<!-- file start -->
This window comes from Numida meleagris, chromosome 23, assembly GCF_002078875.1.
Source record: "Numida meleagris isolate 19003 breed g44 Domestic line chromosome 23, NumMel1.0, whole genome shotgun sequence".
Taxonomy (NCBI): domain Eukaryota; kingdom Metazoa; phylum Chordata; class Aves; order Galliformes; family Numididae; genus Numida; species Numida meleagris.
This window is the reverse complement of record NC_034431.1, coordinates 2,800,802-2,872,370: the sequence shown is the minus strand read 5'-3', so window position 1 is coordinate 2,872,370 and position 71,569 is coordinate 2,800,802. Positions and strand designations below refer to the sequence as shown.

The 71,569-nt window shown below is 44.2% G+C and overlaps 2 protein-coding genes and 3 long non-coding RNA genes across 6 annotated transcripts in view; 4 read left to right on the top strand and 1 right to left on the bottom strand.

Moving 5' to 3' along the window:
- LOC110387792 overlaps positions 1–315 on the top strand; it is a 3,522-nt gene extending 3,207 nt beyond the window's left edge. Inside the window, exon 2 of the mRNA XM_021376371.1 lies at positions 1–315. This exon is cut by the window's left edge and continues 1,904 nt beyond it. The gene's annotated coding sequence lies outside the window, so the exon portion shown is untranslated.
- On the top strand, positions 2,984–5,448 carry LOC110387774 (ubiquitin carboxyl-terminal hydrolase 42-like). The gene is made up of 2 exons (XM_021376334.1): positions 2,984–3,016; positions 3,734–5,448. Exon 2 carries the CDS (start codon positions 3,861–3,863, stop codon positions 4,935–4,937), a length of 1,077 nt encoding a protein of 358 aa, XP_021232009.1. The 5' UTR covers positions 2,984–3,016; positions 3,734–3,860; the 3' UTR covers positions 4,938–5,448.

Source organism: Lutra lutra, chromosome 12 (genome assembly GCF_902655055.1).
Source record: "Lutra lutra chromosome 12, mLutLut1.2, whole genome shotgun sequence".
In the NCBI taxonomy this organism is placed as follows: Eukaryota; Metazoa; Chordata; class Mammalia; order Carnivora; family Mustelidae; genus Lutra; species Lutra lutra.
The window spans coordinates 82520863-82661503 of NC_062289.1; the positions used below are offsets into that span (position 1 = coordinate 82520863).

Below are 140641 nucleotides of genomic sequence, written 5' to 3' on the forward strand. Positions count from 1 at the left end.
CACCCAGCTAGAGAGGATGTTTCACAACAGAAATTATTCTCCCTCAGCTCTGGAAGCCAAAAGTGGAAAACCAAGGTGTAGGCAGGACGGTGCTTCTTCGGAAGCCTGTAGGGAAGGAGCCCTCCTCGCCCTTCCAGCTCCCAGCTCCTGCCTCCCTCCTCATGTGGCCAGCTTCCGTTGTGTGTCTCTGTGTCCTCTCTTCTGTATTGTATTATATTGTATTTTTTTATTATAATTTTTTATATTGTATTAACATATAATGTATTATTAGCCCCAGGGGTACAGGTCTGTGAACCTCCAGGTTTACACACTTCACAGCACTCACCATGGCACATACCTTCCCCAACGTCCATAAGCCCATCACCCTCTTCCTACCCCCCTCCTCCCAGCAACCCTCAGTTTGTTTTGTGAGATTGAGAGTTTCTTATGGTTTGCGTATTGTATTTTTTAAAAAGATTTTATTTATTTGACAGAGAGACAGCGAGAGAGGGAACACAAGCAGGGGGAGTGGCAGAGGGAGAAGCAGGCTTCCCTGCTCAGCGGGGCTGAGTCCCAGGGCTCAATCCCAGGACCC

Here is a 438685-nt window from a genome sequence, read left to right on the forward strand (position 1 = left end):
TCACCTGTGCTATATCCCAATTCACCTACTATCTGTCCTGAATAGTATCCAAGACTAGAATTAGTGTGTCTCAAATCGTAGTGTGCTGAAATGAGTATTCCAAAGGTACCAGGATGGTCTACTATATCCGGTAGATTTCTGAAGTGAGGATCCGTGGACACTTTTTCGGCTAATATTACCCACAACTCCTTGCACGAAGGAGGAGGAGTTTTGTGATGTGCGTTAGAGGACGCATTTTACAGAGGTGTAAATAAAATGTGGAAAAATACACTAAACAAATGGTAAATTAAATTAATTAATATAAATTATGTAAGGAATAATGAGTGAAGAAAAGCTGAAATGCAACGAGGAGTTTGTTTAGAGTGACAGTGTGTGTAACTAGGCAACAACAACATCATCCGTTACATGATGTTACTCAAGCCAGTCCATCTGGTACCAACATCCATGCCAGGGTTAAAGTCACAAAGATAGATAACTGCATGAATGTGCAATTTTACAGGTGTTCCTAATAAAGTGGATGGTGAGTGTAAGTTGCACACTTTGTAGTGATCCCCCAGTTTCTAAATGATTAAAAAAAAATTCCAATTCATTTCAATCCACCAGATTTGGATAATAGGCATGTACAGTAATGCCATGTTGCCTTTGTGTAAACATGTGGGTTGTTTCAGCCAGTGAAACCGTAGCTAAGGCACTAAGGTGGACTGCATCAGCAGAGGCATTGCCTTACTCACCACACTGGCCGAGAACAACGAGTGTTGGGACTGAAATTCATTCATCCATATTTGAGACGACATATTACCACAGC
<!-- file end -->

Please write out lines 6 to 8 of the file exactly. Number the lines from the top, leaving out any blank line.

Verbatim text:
Moving 5' to 3' along the window:
- LOC110387792 overlaps positions 1–315 on the top strand; it is a 3,522-nt gene extending 3,207 nt beyond the window's left edge. Inside the window, exon 2 of the mRNA XM_021376371.1 lies at positions 1–315. This exon is cut by the window's left edge and continues 1,904 nt beyond it. The gene's annotated coding sequence lies outside the window, so the exon portion shown is untranslated.
- On the top strand, positions 2,984–5,448 carry LOC110387774 (ubiquitin carboxyl-terminal hydrolase 42-like). The gene is made up of 2 exons (XM_021376334.1): positions 2,984–3,016; positions 3,734–5,448. Exon 2 carries the CDS (start codon positions 3,861–3,863, stop codon positions 4,935–4,937), a length of 1,077 nt encoding a protein of 358 aa, XP_021232009.1. The 5' UTR covers positions 2,984–3,016; positions 3,734–3,860; the 3' UTR covers positions 4,938–5,448.